In the beginning the Watch Gods created the wristwatch, and it was good.
Up until the early 1900s, pocket watches ruled the day for men’s timekeeping fashion. These were worn on a chain in a pocket, either in a vest or trousers. It was considered “sissy” for men to wear watches on their wrists. However, in 1904 Brazilian aviator Alberto Santos Dumont collaborated with his friend Louis Cartier, the famous French watchmaker, to design and create a timepiece for the wrist that could be easily read while flying. Something that wasn’t so clunky and awkward as a pocket watch which Dumont hated to keep having to pull out of his pocket in flight. Thus the Cartier “Santos” was born, and the official birth of a new era in timepiece design: the wristwatch.
The wristwatch really caught on during WWI (circa 1917) where the soldiers had the same needs as Dumont… a convenient timekeeping apparatus that didn’t need to be pulled out of a pocket during stressful action times. Finally, it became not only convenient, but more importantly, fashionable, for men to wear something on their wrists. Thus the Golden Age of the wristwatch began. And it was good.
Things moved forward rather predictably in wristwatch design…. since the mechanical movements were mostly round miniature pocket watch movements, this movement shape dictated the case design…”form follows function”: the mantra of the Art Deco era in the 1920’s. But, innovators like the Gruen watch company, and Bulova Watch Company, began to design and engineer rectangular shaped mechanical movements, thus opening up more design avenues for square and rectangular shaped watches. For the next 30 or 40 years the watch industry made their collective living off wristwatches in the round, square, and rectangular variations of this design theme. Interestingly, from a modern point of view, these watches seem “tiny”. The round shapes were around 28 to 32mm, and the rectangular and squares were in the 26 to 29mm average range. As you can see in the below picture, a Bulova rectangular shaped movement is dwarfed by the Panerai (44mm). The movement, which takes up most of the case, only measures 25mm x 17mm.
And when the movement is placed back in the watch (below), it still only measures 29mm x 20mm, and looks like a “coffee table” for the Panerai. Also pictured is the quintessential dress watch from the 1970’s and 1980’s, The Rolex 18kt gold Cellini, which measures a whopping 31.5mm diameter. This watch belongs to a friend of mine who got it as a graduation gift from college. When I put this on my wrist, I feel like I’m wearing a child’s toy watch!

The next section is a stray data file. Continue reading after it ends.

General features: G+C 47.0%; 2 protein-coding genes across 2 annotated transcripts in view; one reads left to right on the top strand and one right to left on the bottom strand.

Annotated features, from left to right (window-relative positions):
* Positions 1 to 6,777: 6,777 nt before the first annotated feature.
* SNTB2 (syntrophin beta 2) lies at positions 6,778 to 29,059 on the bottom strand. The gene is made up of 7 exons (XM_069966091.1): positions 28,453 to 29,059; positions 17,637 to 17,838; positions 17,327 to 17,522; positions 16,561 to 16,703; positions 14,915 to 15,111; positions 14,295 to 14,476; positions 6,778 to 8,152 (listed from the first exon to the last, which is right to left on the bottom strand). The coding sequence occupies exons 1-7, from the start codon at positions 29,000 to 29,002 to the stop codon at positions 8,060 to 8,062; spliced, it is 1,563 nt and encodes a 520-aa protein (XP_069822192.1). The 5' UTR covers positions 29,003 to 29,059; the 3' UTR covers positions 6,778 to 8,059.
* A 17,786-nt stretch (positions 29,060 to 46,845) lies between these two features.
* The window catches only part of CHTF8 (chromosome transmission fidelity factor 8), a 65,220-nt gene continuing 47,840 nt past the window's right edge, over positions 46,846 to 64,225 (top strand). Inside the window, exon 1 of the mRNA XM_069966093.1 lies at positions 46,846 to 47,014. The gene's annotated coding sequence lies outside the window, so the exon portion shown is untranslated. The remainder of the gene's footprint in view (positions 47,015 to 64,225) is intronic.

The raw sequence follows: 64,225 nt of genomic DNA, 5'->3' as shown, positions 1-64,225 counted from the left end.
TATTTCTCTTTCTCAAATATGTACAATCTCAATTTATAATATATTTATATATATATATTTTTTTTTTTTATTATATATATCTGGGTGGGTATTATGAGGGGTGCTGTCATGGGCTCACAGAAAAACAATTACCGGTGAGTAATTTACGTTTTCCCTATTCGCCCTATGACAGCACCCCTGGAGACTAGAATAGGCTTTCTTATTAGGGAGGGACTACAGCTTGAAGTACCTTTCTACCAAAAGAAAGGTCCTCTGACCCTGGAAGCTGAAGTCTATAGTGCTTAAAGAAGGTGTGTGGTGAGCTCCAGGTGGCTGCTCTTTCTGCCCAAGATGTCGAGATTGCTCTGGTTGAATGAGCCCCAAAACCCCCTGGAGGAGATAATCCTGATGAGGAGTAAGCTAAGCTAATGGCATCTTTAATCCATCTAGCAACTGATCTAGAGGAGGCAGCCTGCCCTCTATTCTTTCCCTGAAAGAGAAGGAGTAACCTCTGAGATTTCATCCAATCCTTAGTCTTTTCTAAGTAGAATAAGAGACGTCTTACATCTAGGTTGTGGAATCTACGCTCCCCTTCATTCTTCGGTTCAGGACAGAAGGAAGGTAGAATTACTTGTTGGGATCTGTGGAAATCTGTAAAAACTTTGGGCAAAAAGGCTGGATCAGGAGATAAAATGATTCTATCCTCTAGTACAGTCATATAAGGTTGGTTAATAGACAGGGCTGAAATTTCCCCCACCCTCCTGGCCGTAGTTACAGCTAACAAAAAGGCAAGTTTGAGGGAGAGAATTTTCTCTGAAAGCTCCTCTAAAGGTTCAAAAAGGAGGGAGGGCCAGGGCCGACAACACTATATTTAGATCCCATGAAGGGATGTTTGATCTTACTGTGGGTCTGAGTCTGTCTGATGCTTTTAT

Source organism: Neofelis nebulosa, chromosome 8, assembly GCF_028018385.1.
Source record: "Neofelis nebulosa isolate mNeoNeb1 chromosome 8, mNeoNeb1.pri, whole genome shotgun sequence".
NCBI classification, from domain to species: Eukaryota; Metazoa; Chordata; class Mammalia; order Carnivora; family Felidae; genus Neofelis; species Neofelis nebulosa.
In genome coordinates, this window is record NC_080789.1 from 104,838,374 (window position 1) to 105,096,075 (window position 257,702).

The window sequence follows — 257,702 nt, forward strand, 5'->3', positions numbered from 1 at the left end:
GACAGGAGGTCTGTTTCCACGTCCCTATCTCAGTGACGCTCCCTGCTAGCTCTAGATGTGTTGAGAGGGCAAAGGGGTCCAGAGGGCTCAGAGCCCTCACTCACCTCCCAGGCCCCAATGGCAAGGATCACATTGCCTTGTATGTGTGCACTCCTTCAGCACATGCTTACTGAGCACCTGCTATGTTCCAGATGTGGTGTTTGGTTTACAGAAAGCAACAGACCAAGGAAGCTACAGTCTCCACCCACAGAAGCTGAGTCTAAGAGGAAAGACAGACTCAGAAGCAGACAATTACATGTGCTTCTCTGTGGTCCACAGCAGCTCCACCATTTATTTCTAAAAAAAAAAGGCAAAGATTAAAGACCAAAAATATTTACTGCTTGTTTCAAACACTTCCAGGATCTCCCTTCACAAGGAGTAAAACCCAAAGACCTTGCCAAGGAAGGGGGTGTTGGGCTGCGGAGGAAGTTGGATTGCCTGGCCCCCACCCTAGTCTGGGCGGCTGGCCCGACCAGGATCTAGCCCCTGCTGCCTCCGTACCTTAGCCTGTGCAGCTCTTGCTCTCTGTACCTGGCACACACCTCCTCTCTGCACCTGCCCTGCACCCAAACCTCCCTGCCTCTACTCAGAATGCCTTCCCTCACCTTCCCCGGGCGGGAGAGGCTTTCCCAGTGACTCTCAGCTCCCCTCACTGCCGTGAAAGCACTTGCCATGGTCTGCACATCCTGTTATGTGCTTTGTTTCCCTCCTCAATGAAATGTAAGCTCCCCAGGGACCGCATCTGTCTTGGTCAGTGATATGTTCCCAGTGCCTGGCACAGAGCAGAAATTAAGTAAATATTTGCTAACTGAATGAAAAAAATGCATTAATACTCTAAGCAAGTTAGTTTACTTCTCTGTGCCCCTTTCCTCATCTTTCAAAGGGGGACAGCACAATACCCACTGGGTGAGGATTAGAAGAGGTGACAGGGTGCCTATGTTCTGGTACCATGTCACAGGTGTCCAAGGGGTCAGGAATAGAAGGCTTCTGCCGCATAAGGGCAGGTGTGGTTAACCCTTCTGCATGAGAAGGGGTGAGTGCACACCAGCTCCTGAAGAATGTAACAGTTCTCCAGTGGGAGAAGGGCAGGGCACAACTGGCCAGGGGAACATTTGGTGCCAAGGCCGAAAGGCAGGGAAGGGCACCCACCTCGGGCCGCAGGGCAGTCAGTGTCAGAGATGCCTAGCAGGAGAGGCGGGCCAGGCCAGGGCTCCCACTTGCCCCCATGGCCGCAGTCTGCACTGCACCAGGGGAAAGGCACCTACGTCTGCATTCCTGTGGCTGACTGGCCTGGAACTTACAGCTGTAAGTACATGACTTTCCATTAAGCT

Ironically, in the 1970s, all hell broke loose for the established watch industry. The Japanese Quartz revolution won over audiences far and wide, and the Swiss and American watch industries began a slow, descent into oblivion. Ironically, the Japanese Quartz explosion didn’t get very creative with watch design. They kept the same tired designs of the mechanical - round, square, rectangular – 32 to 34mm. The one interesting blip came from the Digital companies like Pulsar. The Pulsar Digital watch, although it had a rectangular shape, bore no resemblance to the watches of the past. And I can honestly say, it was the low point in watch design, although some people thought it was a fantastic design… probably the same people who thought polyester leisure suits looked fashionable.
And then nothing really happened until the mid 1980’s when something very unusual transpired. Cartier released a watch that was big. Not just big, 38mm big. This was a very important concept for the modern watch experience…the bigger the watch, the bolder the statement. Up until this time, the average watch size in round cases was 32 to 34mm. With the realization that the public would buy “oversize” watches, the watch companies realized that they had a whole new, very receptive, audience to sell to…they could sell their existing designs in big sizes. It was like the record companies realizing that they could sell the old vinyl record versions of albums all over again in CD formats…it was like striking gold in their own backyard.
Today, it seems anything under 40mm is a woman’s watch, and many watch models can tip the scales at 55mm. If watches go any larger, we’ll need scaffolding and miniature cranes to attach to our watches to hold up our wrists from the weight.
Of course no one really knows where the next trend will be in watch size and design, but I can safely say that the “oversize” trend will continue into the forseeable future. However, I think we’ll have to redefine the terminology…after all, how can “oversize” be the norm if most new watches average around 42mm.